Feds See Cattle Repeatedly Shot, Denied Food for Days; PETA Seeks Criminal Charges

For Immediate Release:
August 25, 2022

Contact:
Nicole Meyer 202-483-7382

Henry County, Ala. – Following recently published federal reports documenting that cattle were repeatedly shot in the head and others were denied food for two days at the Southern Meat Processing LLC slaughterhouse in Headland, PETA fired off a letter today to 20th Judicial Circuit District Attorney Patrick B. Jones III calling on him to investigate and file applicable criminal charges against the workers responsible.

According to the reports, on March 2 a steer remained conscious and looking around after a worker shot him in the head with a firearm. It took a second shot to end his suffering. In January, workers kept two cows for two days in separate pens that “had no feed” all week, and in October a cow remained conscious and looking around after a worker shot her in the head. A second shot finally rendered her unconscious.

“This slaughterhouse is hell on Earth for animals, where a steer and a cow were shot repeatedly and other cows were left in a pen with nothing to eat for days,” says PETA Vice President of Evidence Analysis Daniel Paden. “PETA is calling on the district attorney to step in and prevent more illegal suffering by investigating and bringing appropriate charges—and reminds everyone that the only humane meal is a vegan one.”

PETA points out that cows, pigs, sheep, chickens, and other animals feel pain and fear and value their lives, just as humans do. The group is pursuing charges under state law because federal officials haven’t prosecuted any inspected slaughterhouses for acts of abuse and neglect such as those at Southern Meat Processing since at least 2007.

PETA—whose motto reads, in part, that “animals are not ours to eat”—opposes speciesism, a human-supremacist worldview. For more information on PETA’s investigative newsgathering and reporting, please visit PETA.org or follow the group on Twitter, Facebook, or Instagram.

PETA’s letter to Jones follows.

August 25, 2022

The Honorable Patrick B. Jones III
District Attorney
20th Judicial Circuit

Dear Mr. Jones:

I’m writing to request that your office (and a law-enforcement agency, as you deem appropriate) investigate and file applicable criminal charges against Southern Meat Processing LLC and the workers responsible for repeatedly shooting cows in the head—and denying other cows food for two days—at its slaughterhouse located at 19990 Hwy. 431 S. in Headland. The U.S. Department of Agriculture’s Food Safety and Inspection Service (FSIS) documented the incidents in reports that the agency recently made available to the public. (See the attached table.)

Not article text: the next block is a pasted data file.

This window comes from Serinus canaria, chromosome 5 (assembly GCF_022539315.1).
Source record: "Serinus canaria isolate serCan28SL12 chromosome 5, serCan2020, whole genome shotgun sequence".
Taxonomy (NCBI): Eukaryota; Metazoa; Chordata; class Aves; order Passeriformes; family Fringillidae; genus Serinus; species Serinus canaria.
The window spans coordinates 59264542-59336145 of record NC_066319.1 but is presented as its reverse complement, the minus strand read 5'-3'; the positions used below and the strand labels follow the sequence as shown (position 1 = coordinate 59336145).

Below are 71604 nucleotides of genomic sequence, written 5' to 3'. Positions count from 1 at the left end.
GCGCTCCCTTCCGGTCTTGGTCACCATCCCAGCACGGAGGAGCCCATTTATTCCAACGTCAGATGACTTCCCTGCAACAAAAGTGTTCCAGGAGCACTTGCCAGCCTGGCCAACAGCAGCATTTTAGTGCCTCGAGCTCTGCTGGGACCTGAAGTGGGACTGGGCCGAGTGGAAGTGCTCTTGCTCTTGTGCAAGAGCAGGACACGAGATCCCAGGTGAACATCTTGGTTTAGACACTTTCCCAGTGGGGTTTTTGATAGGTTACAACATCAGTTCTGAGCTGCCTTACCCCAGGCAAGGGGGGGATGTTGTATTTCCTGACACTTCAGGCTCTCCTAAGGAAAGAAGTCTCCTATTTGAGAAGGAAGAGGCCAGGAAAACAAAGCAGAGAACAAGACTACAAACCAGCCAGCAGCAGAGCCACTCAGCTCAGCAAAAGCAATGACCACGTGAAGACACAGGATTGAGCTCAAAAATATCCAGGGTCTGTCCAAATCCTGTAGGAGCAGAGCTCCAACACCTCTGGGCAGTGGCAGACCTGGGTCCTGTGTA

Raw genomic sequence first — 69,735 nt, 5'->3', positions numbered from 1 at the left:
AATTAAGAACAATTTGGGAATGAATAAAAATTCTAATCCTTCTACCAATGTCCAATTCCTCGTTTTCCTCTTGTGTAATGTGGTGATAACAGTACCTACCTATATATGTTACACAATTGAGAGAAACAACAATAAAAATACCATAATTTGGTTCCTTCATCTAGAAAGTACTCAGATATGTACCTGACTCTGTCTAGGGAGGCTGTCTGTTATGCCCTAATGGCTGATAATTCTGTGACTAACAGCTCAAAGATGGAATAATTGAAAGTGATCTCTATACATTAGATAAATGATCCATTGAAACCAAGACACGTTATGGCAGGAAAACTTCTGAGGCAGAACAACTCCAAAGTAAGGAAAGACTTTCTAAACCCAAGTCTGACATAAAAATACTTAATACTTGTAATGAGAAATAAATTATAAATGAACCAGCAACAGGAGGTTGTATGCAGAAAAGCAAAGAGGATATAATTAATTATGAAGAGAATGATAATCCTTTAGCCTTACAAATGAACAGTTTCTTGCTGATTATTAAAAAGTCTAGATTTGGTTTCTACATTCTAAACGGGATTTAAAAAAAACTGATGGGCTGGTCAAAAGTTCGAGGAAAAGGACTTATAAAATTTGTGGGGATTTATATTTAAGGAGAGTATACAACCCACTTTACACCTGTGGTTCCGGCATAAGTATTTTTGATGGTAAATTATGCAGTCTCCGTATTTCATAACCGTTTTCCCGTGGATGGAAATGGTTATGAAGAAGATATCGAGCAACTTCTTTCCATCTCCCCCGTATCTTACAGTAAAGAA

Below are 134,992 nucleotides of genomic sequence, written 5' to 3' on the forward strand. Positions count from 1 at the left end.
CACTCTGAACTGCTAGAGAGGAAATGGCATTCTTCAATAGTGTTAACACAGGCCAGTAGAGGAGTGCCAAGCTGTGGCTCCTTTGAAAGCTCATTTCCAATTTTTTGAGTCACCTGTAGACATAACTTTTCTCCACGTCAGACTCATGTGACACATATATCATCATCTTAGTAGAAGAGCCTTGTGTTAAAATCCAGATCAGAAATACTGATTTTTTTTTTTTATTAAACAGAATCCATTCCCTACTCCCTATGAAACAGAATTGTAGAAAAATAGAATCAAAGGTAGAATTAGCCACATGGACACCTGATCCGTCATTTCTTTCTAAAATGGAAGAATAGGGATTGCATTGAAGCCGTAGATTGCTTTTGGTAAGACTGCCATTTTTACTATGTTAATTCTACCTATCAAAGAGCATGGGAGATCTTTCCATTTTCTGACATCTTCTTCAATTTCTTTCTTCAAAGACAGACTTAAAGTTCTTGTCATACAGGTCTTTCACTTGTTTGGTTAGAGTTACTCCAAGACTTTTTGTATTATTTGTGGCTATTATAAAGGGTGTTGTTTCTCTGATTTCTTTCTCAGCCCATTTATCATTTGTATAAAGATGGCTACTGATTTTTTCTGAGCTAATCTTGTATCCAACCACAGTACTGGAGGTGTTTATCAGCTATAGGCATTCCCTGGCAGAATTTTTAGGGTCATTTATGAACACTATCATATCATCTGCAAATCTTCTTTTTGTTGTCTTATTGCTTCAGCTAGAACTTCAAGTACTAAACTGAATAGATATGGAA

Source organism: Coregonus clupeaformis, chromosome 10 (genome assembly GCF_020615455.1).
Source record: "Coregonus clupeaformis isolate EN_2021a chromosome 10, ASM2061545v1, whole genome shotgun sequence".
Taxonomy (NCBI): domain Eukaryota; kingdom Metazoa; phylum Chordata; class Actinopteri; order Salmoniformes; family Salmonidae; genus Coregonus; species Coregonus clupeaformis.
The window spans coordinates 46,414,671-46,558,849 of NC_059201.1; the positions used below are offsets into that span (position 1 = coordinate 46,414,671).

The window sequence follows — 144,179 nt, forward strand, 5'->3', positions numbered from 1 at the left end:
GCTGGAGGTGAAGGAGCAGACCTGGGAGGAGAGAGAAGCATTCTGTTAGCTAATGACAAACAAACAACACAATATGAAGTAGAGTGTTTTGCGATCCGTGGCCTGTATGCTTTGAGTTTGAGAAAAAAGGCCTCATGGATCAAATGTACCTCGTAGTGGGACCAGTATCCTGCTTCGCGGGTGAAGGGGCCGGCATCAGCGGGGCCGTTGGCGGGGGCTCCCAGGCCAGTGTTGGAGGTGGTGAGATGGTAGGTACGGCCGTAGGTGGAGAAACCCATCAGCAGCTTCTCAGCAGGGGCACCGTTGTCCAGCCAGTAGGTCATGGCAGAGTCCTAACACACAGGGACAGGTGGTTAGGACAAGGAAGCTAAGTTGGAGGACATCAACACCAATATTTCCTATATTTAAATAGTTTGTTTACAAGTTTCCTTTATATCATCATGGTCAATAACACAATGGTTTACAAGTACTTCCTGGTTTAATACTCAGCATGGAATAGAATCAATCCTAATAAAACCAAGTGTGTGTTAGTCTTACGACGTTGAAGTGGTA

According to the reports, on March 2 FSIS staff saw that a steer remained conscious—and was looking around—after a slaughterhouse worker shot him in the head with a firearm, before a second blast finally ended the animal’s suffering. Similarly, on October 7 a worker shot a cow in the head with a 12-gauge slug, but she remained conscious until a second shot stunned her.

On January 5, a federal agent found two cows without food. They had been delivered to the slaughterhouse two days earlier and were then kept in pens “which had no feed … all week.”

This conduct may violate Alabama Code § 13A-11-14. Please note that FSIS’ action carries no criminal or civil penalties and does not preempt criminal liability under state law for acts of cruelty to animals. Thank you for your time and consideration.

Sincerely,

Daniel Paden
Vice President of Evidence Analysis
Cruelty Investigations Department

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 Ingrid E. Newkirk

“Almost all of us grew up eating meat, wearing leather, and going to circuses and zoos. We never considered the impact of these actions on the animals involved. For whatever reason, you are now asking the question: Why should animals have rights?” READ MORE

— Ingrid E. Newkirk, PETA President and co-author of Animalkind